RALEIGH, N.C. (WNCN) – A new rock quarry near Raleigh-Durham International Airport is supposed to bring the airport millions in revenue to expand runways, add gates, and even add more flights, but the lease agreement might not be so clear cut.
The battle over the rock quarry has spilled over from RDU and into the Raleigh city council chambers.
“Just on its face, the city council does not have any veto power over the lease itself,” said Raleigh City Attorney Robin Tatum Currin.
While the city council may not have veto power, it voted to seek a ruling from the Federal Aviation Administration.
Only Raleigh City Council member Dickie Thompson, who is also a member of the RDU Airport Authority, voted against seeking the FAA’s input.
“It’s a very complicated matter when you deal with FAA restrictions and requirements,” said Dickie Thompson. “I welcome folks to dig into that and see.”
CBS 17 reached out to the FAA, which provided this statement:
The Federal Aviation Administration (FAA) has not received a request from the Raleigh-Durham International Airport Authority, which is the airport sponsor, regarding the property. The FAA must approve a long-term lease of airport property for non-aeronautical purposes. A long-term lease is not a land release. However, the same FAA guidelines apply to long-term leases and land releases.
CBS 17 asked Thompson if Wake Stone could move forward with clearing the ground.
“It depends on the terms of the lease,” Thompson said.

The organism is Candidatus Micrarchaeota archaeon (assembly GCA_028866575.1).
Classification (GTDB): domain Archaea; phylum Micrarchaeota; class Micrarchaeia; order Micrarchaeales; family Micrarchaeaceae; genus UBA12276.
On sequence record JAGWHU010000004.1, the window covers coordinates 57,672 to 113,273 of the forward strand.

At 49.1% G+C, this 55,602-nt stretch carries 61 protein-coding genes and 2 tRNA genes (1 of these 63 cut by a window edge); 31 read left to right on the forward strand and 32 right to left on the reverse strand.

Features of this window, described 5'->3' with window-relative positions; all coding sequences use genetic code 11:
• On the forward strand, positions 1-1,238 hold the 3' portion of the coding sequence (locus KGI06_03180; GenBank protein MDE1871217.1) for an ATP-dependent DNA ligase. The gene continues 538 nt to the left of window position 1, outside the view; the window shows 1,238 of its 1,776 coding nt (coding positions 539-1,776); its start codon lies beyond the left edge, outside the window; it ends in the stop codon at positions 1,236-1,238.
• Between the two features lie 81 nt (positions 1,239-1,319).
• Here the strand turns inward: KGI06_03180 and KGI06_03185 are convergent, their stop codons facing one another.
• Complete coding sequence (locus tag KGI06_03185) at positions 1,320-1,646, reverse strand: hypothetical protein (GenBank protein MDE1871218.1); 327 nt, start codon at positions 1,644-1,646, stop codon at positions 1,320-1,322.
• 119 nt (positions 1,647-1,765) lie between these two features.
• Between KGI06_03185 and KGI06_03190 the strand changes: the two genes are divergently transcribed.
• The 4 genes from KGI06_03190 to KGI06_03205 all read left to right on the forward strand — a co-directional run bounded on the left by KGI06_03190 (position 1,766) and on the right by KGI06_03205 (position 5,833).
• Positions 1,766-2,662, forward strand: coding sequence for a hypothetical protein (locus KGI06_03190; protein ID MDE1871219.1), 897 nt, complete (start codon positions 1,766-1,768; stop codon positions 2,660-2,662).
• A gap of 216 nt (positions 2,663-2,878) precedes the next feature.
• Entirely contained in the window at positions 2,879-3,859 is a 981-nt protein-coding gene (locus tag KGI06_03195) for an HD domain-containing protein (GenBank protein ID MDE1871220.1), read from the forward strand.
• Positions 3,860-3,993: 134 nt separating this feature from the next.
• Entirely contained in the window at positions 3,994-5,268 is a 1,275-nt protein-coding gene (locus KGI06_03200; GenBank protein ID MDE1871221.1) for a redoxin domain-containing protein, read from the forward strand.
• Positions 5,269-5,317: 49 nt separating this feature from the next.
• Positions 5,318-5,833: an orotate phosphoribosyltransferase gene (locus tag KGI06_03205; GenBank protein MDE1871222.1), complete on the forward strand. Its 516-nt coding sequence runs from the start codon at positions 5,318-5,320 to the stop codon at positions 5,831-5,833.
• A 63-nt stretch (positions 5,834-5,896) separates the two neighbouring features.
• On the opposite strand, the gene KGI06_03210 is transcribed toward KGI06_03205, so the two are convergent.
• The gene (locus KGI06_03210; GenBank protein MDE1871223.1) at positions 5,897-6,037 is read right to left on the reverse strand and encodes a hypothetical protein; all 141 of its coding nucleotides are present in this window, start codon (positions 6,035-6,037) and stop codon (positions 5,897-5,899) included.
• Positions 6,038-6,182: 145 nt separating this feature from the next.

CBS 17 reached out to RDU to see if its lease with Wake Stone was now null and void based off of the FAA response. An RDU spokesperson sent this statement:
The lease agreement executed by the Airport Authority Board is neither a long-term lease nor a land release as defined by the FAA.
Note, we addressed due diligence and regulatory compliance in our press release as well: The Airport Authority navigates and complies with an intricate web of statutory and regulatory requirements every day. The Airport Authority has done due diligence related to its approval of the agreement with Wake Stone, and is confident that the permitting and approval process to determine the feasibility of the expansion of the existing quarry can begin. The Airport Authority remains committed to complying with all applicable laws and requirements.
“I doubt they would be going out there and clear cutting something if they never got a permit to spend all of this money for no reason,” Thompson said. “I don’t know all of the details. Like any lease, they can be multiple pages long so I really don’t want to quote bits and pieces from a lease.”
As RDU and the Raleigh City Council work to sort out the details, Thompson said it will now be up to the North Carolina legislature to approve mining permits.